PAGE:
The intercept is not valuable information since we are only interested in the future FRS.

For those who hate math, basically, the model predicts that the FRS increases by about \$18 every day, or roughly \$6,550 every year.

##### Analysis (Annual Increase)

Another way of looking at the increase in the FRS is through the underlying fundamentals, which are inflation and cost of living. Since the cost of living increases by a fixed percentage each year, we can also look at the percentage increase in the FRS. Here’s how the data looks like:

Between 2003 – 2013, the increase is roughly a flat 6%. Between 2013 – 2017, the rate of increase drops from 6% to 3%. From 2017 to 2020, the rate is almost a flat 3%. Note that the data point for 2017 is for 1.5 years, so the annual increase is actually lower.

How did inflation look like in the same period?

This figures are from the percentage increase in “MAS Core Inflation Measure” from the CPI figures in data.gov.sg.

Interestingly, there is not much similarities between the two plots (except the 2009 increase). Intuitively, this makes sense because CPF is looking at inflation in the future, not the current inflation.

Since we do not know what numbers CPF are using, it is very difficult to predict how much the FRS will increase by in the future. However, we can look at different projected rates into the future.

As a baseline, we can look at the average annualised rate of increase of the FRS. The FRS increased from \$80,000 to \$181,000 in 16.5 years. This means the compounded rate of increase is roughly 5.1% per year. For simplicity, let’s round it off to 5%.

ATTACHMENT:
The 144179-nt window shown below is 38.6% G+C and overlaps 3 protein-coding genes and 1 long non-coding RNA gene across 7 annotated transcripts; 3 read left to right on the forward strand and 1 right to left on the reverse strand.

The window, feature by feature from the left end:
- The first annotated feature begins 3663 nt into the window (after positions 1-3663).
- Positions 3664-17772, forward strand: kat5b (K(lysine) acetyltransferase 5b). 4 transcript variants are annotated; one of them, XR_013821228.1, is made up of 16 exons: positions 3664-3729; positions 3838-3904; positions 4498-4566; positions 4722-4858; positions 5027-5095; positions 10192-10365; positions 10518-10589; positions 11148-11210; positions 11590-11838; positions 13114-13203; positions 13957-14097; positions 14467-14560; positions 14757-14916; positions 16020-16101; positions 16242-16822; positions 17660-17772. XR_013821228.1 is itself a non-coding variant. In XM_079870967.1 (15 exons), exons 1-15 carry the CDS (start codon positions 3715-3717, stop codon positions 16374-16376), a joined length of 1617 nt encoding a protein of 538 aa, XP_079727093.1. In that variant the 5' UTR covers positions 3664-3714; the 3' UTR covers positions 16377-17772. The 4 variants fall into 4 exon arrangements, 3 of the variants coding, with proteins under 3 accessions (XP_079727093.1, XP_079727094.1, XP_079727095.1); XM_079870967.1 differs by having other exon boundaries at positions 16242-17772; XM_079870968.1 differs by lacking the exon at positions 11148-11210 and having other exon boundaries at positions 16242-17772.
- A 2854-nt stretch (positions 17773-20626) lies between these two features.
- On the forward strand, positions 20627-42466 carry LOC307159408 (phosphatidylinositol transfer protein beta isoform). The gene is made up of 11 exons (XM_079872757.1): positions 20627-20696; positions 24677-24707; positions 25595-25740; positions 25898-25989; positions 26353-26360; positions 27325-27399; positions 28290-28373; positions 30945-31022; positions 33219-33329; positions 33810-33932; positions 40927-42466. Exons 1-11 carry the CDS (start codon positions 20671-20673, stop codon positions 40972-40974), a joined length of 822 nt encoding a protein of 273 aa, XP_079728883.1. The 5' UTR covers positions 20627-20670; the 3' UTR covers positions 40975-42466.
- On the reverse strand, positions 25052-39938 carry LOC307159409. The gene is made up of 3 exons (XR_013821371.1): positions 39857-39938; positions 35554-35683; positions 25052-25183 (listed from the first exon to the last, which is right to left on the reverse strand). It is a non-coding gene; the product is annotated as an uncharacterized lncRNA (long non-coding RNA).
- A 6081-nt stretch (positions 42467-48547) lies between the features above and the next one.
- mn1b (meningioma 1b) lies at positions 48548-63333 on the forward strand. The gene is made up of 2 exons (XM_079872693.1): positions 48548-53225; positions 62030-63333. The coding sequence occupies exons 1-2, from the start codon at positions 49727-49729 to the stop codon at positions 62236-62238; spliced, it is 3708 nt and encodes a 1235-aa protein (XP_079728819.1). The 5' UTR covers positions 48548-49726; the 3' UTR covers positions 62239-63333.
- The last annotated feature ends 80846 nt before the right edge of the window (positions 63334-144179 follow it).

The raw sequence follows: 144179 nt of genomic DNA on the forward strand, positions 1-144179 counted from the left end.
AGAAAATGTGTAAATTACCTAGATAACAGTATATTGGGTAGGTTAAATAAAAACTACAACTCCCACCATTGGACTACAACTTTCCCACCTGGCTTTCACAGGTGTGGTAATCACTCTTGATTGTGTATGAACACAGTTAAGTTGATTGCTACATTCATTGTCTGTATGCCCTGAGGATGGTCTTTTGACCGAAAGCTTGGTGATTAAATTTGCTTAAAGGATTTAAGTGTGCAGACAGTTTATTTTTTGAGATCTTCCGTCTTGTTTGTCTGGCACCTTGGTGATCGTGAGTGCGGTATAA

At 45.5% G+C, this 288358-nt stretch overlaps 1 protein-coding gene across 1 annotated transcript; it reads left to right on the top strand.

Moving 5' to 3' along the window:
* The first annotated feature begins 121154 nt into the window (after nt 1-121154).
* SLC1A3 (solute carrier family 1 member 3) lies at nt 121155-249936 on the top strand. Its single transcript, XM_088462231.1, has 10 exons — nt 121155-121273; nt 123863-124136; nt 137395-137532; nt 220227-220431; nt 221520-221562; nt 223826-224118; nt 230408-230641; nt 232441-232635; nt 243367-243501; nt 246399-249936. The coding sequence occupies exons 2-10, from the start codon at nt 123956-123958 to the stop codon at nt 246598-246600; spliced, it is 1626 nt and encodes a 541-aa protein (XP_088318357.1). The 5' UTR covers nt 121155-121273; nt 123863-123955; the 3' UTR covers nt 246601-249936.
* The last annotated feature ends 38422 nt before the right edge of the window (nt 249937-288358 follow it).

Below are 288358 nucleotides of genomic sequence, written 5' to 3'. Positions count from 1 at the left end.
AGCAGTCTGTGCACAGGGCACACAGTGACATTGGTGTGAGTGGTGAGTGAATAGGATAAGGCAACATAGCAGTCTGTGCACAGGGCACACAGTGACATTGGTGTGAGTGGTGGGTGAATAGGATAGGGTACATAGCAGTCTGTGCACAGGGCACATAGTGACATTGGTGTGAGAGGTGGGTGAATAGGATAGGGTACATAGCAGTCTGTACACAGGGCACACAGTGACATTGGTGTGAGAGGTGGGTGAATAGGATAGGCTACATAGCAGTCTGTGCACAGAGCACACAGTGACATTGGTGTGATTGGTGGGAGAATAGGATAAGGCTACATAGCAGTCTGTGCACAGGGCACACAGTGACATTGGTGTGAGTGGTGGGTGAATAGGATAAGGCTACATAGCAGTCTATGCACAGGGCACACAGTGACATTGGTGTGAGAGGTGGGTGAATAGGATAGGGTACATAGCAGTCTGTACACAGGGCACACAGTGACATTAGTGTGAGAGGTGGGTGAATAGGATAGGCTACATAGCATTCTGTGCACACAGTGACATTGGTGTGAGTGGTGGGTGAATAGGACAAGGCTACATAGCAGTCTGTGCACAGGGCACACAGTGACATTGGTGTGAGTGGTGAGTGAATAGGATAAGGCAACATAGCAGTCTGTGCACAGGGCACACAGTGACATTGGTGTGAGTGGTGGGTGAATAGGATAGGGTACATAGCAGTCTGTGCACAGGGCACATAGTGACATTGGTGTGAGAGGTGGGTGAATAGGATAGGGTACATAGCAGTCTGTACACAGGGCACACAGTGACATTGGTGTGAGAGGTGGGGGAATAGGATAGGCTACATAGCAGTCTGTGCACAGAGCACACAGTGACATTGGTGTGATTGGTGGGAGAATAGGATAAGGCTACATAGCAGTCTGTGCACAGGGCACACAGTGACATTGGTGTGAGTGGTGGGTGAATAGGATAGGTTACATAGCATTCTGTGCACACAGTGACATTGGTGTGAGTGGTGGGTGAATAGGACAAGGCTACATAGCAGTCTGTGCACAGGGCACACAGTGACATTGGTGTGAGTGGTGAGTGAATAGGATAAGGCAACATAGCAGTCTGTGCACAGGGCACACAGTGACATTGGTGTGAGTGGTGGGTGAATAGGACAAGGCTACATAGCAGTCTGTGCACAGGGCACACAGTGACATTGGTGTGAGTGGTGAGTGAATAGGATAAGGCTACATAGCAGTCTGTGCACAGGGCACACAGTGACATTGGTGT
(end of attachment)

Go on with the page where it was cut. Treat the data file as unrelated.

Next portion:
Edit: “Sinkie” pointed out to me (refer to the comments section) that a comprehensive review of CPF adequacy in 2002/2003 found that the Minimum Sum/FRS was below the adequate level. This resulted in the annualised 6% increase in FRS.

An explanation by Tharman Shanmugaratnam in 2012 explained that their target MS/FRS in 2013 was \$120,000 in real terms (2003 dollars), but they pushed it back to 2015 after review.

Back of the envelop calculations with 2% inflation rate show that the nominal 2013 target was \$146,000 (vs \$148,000 actual), nominal target in 2015 was \$152,000 (vs \$161,000 actual) and ‘target’ in 2020 will be \$168,000 (vs \$181,000 actual). The increases have hit their targets, even exceeding it. In my opinion, it seems very likely that the increases going forward will only account for inflation, so 2% seems a safe bet.

##### Cheat Sheet

Interesting to note that results from the linear regression model is similar to an annual compounded increase of 2%. This is due to the shorter time horizon, as the 2% model is exponential whereas the linear model is, well, linear.

To answer the million dollar question: it depends on which model you use.